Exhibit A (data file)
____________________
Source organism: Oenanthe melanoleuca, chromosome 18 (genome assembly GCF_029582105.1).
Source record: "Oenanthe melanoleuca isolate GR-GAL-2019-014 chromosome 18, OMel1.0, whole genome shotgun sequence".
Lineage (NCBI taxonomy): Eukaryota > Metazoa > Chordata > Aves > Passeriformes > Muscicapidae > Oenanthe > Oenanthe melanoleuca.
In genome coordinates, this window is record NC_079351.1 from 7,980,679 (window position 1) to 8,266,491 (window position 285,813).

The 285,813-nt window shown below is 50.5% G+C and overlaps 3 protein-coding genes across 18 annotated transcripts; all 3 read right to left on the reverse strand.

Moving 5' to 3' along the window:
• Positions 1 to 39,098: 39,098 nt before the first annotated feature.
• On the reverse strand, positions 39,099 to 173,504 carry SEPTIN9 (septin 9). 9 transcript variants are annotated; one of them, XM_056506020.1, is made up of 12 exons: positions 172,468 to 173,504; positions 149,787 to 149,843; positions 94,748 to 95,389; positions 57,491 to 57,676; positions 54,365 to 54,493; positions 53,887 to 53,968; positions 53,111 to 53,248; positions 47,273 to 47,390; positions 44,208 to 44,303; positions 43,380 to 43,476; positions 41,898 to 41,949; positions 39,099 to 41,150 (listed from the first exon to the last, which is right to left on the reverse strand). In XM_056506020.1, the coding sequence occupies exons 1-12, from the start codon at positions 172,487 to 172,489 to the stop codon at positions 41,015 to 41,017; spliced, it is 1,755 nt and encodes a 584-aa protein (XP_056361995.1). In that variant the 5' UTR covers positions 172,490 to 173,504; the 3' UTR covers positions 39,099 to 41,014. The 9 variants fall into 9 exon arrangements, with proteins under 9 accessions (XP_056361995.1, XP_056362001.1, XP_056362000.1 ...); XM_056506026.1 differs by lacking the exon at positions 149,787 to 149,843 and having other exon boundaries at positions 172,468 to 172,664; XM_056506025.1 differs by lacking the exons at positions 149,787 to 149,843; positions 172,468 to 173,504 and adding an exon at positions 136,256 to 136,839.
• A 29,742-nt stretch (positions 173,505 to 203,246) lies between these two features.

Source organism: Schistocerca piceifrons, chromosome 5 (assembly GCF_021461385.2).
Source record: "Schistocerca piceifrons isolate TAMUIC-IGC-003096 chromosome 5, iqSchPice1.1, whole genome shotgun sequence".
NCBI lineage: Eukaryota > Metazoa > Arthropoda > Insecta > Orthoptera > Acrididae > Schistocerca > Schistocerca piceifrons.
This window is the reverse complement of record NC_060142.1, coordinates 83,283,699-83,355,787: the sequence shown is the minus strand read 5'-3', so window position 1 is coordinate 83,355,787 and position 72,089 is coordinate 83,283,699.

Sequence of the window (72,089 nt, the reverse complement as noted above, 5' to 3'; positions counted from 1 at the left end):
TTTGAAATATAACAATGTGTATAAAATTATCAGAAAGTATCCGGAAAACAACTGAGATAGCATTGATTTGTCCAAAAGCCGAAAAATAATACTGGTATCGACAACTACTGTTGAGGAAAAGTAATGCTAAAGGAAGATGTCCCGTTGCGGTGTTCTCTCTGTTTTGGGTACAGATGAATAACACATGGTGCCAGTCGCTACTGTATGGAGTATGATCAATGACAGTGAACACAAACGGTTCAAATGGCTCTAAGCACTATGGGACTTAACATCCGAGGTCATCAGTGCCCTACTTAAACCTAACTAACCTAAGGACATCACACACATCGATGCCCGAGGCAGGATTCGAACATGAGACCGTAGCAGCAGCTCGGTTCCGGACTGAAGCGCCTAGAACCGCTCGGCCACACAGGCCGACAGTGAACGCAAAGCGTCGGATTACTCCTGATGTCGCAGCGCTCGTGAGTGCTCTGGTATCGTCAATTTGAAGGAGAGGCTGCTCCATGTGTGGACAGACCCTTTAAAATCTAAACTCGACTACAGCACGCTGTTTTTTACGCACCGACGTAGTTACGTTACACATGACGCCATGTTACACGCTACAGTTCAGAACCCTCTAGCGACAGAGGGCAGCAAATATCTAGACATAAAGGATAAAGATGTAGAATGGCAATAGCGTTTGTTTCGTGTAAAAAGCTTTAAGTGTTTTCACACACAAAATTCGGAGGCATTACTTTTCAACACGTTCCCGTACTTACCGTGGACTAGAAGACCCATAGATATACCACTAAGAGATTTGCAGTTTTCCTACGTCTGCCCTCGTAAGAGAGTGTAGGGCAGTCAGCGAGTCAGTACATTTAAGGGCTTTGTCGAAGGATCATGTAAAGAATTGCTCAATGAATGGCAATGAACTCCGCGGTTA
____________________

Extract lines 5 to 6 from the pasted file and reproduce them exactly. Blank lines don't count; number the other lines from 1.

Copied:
The 285,813-nt window shown below is 50.5% G+C and overlaps 3 protein-coding genes across 18 annotated transcripts; all 3 read right to left on the reverse strand.

Moving 5' to 3' along the window: